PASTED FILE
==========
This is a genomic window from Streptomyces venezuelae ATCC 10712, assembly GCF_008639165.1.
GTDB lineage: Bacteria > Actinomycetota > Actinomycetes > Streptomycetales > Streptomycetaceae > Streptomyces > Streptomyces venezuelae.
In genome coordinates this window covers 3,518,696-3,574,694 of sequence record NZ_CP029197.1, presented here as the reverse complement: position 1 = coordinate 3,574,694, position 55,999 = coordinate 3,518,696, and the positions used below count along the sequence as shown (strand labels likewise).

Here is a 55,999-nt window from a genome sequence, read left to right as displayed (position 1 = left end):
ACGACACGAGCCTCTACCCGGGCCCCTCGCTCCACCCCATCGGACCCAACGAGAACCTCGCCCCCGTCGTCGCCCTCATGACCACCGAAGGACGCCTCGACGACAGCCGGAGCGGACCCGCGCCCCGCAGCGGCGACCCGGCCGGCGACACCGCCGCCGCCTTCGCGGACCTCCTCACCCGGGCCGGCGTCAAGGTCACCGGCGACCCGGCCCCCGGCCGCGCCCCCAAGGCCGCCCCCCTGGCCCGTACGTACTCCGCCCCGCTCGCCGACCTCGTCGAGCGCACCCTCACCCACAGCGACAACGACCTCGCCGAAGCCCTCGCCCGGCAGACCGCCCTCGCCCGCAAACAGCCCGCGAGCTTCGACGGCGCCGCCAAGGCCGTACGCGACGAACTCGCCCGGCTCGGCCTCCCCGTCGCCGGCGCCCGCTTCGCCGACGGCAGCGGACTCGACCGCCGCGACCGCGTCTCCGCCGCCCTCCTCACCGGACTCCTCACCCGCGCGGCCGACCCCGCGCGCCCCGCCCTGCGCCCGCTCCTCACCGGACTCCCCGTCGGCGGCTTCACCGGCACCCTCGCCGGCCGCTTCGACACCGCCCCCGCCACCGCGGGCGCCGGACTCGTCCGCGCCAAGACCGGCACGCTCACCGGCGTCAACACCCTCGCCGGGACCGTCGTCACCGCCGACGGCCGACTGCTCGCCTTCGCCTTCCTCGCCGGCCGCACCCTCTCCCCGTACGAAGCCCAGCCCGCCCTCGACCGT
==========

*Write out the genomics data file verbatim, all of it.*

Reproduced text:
This is a genomic window from Streptomyces venezuelae ATCC 10712, assembly GCF_008639165.1.
GTDB lineage: Bacteria > Actinomycetota > Actinomycetes > Streptomycetales > Streptomycetaceae > Streptomyces > Streptomyces venezuelae.
In genome coordinates this window covers 3,518,696-3,574,694 of sequence record NZ_CP029197.1, presented here as the reverse complement: position 1 = coordinate 3,574,694, position 55,999 = coordinate 3,518,696, and the positions used below count along the sequence as shown (strand labels likewise).

Here is a 55,999-nt window from a genome sequence, read left to right as displayed (position 1 = left end):
ACGACACGAGCCTCTACCCGGGCCCCTCGCTCCACCCCATCGGACCCAACGAGAACCTCGCCCCCGTCGTCGCCCTCATGACCACCGAAGGACGCCTCGACGACAGCCGGAGCGGACCCGCGCCCCGCAGCGGCGACCCGGCCGGCGACACCGCCGCCGCCTTCGCGGACCTCCTCACCCGGGCCGGCGTCAAGGTCACCGGCGACCCGGCCCCCGGCCGCGCCCCCAAGGCCGCCCCCCTGGCCCGTACGTACTCCGCCCCGCTCGCCGACCTCGTCGAGCGCACCCTCACCCACAGCGACAACGACCTCGCCGAAGCCCTCGCCCGGCAGACCGCCCTCGCCCGCAAACAGCCCGCGAGCTTCGACGGCGCCGCCAAGGCCGTACGCGACGAACTCGCCCGGCTCGGCCTCCCCGTCGCCGGCGCCCGCTTCGCCGACGGCAGCGGACTCGACCGCCGCGACCGCGTCTCCGCCGCCCTCCTCACCGGACTCCTCACCCGCGCGGCCGACCCCGCGCGCCCCGCCCTGCGCCCGCTCCTCACCGGACTCCCCGTCGGCGGCTTCACCGGCACCCTCGCCGGCCGCTTCGACACCGCCCCCGCCACCGCGGGCGCCGGACTCGTCCGCGCCAAGACCGGCACGCTCACCGGCGTCAACACCCTCGCCGGGACCGTCGTCACCGCCGACGGCCGACTGCTCGCCTTCGCCTTCCTCGCCGGCCGCACCCTCTCCCCGTACGAAGCCCAGCCCGCCCTCGACCGT